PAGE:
Live pigs are now no longer allowed to enter Russia from the USA, Norway and Liechtenstein – with or without a visa.
Halloween diplomacy is here. In these current times it takes work to keep a straight face with all the political trick or treating swirling all around us. A handful of sweet sanctions here, some sour ones there, a sanctioned rasher of this, and a cone or two with extra sanctions sprinkled on top in the hope that suspicion and allegations might one day be proven. Here's to hoping that this is just another bizarre moment in our political history like Joe McCarthy’s blacklists, but don’t count on that… it is a slippery slope on which we’re slipping & sliding again.
The White House last week sent Congress a list of Russian organizations to top up the American sanctions list for their designs in Eastern Europe, support in Syria against ISIS, and the alleged interference in the presidential elections in the United States in 2016. To call them "new sanctions" is not entirely correct: on August 2 this year, President Donald Trump signed with reservation a law passed by Congress on new anti-Russian restrictions.
These restrictions tasked several US agencies to prepare lists of persons and organizations deemed worthy of inclusion in the sanctions blacklist. This enhanced blacklist (probably because its Halloween) now finally includes the FSB, SVR, GRU and 33 defense related companies like the Mytishchi Carriage Works (which among other things makes trains for the Moscow metro), of course they got around to "Kalashnikov", United Aircraft Corporation and a nasty cabal of "others".
While the expanded document is still in works, given the willingness of Congress to approve all types of anti-Russian legislation, becoming the law-of-the-day is pretty much a populist slam-dunk. Under the skirts of this effort are aspects that may very well affect US, Russian and other citizens suspected of having any links with this "black list of legal entities". This will most certainly broaden the scope for persecuting any real or imagined "Russian agents". The trick to this treat will no doubt touch on freezing of export licenses, accounts and property, denial of American visas, and listening to, subscribing, or working for Russian media, and so forth.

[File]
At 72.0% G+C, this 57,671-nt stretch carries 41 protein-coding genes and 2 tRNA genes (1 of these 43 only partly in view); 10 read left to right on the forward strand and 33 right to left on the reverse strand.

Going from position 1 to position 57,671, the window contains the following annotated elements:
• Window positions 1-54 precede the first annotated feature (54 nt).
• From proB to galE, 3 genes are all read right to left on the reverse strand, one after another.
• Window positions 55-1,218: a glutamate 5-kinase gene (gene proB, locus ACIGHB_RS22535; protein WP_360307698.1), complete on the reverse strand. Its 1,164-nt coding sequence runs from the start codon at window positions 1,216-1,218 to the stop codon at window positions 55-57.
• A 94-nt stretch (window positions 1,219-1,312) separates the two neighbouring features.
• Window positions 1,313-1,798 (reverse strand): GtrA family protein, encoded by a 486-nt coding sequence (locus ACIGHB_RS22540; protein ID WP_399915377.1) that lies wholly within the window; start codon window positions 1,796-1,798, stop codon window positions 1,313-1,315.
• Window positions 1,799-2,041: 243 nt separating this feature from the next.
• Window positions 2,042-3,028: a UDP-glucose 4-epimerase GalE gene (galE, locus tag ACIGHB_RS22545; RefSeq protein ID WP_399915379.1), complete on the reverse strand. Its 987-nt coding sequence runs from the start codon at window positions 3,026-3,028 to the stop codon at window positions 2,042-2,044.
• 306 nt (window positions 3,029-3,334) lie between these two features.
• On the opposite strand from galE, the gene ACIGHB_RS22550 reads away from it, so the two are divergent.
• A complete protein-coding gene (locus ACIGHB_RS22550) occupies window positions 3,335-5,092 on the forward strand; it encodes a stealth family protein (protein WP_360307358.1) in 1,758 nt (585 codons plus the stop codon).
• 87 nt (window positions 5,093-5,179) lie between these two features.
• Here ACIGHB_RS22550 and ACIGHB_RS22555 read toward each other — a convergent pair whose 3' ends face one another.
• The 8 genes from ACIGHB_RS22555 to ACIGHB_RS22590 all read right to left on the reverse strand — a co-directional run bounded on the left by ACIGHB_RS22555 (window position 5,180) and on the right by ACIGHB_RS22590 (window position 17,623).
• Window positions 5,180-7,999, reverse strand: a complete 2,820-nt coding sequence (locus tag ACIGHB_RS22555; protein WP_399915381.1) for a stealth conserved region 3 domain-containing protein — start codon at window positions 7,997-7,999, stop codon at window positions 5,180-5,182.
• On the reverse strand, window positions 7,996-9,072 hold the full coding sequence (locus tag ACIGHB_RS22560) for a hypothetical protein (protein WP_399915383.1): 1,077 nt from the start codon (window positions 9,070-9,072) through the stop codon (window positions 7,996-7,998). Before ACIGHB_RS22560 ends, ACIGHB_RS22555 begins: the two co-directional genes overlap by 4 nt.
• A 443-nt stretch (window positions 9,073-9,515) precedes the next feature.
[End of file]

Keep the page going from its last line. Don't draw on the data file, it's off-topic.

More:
The criteria by which someone is classified as "suspicious" are vague, and each case will be adjudicated at the discretion of officials in the State Department. As usual, even in these spooky Halloweenish times the principle of “follow the money” applies.
Sanctions for Washington have become the diplomatic method of choice, leaving dialogue way back in the dust. They enable the tricky treat to promote our economic interests in different parts of the world, for example, by ousting Russia’s defense companies from those foreign markets that have been included in this current “black list ". Unfortunately, these media-pleasing restrictive gestures serve to further limit any room for diplomatic maneuver and the restoration of relations for both sides. Seems un-American, in the idealized sense of the phrase.
On the other side of the pond, from Russia, horrendous blowback in response! Live pigs are now no longer allowed to enter Russia from the USA, Norway and Liechtenstein – with or without a visa. This ban will last until at least New Year’s Eve 31, 2018. According to this new law Russia has banned the import of live pigs (with the exception of pure-bred breeding animals), and any by-products derived from cattle, pigs, sheep, goats, horses, asses, mules or even hinnies (except for goods imported for the manufacture of pharmaceuticals).
In addition, under the products ban are included various types of animal fat. For example, pork fat "fresh, chilled, frozen, salted, in brine, dried or smoked" probably to pester epicureans with refined palates.
You can also no longer import into Russia fat from poultry, cattle, sheep or goats! Import of these products is now prohibited from the USA, EU countries, Canada, Australia, Norway, Ukraine, Albania, Montenegro, Iceland and Liechtenstein. Prior to the introduction of this ban, taken in response to additional US sanctions, the EU was the largest supplier of pigs and pork meat to Russia.
It is no wonder that some countries who are members of the EU feel rather more tricked that treated by Washington these days. Meanwhile Russian pig farmers and pork processors are already popping Champagne corks, or in this case Russian Sparkling wine as it is known locally. So Happy Halloween!